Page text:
But they weren’t; and one after another the people, to whom they offered their wares, refused even to look at them.
At last, when they were well-nigh discouraged, a kind lady, to whom they offered the extract, seemed a little more interested than the others.
“Why,” she said, looking at Stella, “aren’t you Guy Martin’s little girl?”
“Yes’m,” said Stella, meekly, wondering if this fact would interfere with the sale of the goods.
“Well, then, I must surely buy some,” said the lady, smiling; “how much is it?”
“Fifty cents a bottle, if you give the bottle back,” said Stella, who felt that the lady’s friendliness toward her demanded that she should answer?
“Fifty cents a bottle!” exclaimed the lady. “Surely you can’t mean that! Why, pennyroyal extract isn’t worth a cent a quart!”
The girls looked genuinely disturbed. This was a different opinion, indeed, from that advanced by the pretty lady who had bought three bottles!
Marjorie suddenly began to feel as if she were doing something very foolish, and something which she ought not to have undertaken without Grandma’s advice.
“Is that all it’s worth, truly?” she asked, looking straightforwardly into the lady’s eyes.
“Why, yes, my dear,—I’m sure it could not have a higher market value.”
“Then we don’t want to sell you any,” said Marjorie, whose sense of honesty was aroused; and picking up her basket from the porch, she turned toward the street, walking fast, and holding her head high in the air, while her cheeks grew very red.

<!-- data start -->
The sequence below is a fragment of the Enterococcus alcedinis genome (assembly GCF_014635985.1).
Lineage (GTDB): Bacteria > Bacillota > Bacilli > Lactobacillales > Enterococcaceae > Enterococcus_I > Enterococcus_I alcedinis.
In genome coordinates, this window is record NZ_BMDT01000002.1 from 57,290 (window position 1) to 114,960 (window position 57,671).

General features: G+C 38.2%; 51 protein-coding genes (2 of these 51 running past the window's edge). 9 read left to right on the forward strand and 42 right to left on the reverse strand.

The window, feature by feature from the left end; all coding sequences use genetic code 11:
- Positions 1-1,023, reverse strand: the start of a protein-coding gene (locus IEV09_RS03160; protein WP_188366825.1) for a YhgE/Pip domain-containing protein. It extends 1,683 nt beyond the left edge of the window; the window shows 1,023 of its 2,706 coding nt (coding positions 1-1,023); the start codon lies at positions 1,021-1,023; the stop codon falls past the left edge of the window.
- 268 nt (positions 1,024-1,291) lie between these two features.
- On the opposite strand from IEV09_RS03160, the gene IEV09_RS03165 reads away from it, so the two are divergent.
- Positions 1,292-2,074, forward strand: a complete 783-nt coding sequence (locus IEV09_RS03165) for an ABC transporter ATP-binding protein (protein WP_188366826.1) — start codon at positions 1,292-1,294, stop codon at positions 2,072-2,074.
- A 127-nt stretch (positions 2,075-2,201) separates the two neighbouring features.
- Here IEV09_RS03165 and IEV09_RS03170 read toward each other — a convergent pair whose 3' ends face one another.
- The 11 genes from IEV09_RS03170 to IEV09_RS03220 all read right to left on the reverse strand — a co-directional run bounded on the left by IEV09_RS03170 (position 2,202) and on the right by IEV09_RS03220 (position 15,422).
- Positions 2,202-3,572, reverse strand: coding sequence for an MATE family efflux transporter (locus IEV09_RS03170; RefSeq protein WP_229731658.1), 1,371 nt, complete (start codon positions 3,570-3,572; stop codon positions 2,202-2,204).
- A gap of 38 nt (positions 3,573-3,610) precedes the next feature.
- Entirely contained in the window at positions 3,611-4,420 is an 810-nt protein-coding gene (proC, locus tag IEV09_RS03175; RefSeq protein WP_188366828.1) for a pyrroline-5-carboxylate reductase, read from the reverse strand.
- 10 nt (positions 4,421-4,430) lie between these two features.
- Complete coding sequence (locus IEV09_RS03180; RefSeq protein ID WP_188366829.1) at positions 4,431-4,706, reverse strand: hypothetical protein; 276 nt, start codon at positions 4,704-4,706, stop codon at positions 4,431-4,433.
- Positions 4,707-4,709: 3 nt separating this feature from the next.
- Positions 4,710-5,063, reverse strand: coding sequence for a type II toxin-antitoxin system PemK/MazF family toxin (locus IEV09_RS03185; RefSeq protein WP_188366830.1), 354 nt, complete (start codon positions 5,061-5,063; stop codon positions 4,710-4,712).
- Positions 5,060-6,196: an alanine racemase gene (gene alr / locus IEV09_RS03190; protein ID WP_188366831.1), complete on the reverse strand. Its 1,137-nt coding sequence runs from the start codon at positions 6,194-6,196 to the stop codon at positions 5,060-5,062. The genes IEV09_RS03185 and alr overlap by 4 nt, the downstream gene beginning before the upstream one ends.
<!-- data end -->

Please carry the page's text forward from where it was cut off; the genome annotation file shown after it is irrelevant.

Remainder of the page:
Molly followed her, uncertain as to what to do next, and Stella trailed along behind, a dejected little figure, indeed, with her heavy basket on her arm.
“It’s all wrong!” declared Marjorie. “I didn’t see it before, but I do now. That lady was right, and we oughtn’t to try to sell anything that’s worth less than a cent for fifty cents, or twenty-five either.”
“Shall we go home?” asked Molly, who always submitted to Marjorie’s decisions.
“I don’t think it’s wrong,” began Stella. “Of course the pennyroyal isn’t worth much, but we worked to get it, and to make it, and to fix it up and all; and, besides, people always pay more than things are worth when they’re for charity.”
Marjorie’s opinion veered around again. The three were sitting on a large stepping-stone under some shady trees, and Marjorie was thinking out the matter to her own satisfaction before they should proceed.
“Stella, I believe you’re right, after all,” she said. “Now I’ll tell you what we’ll do: we’ll go to one more place, and if it’s a nice lady, we’ll ask her what she thinks about it, for I’d like the advice of a grown-up.”
This seemed a fair proposition, and the three wandered in at the very place where they had been sitting on the stone.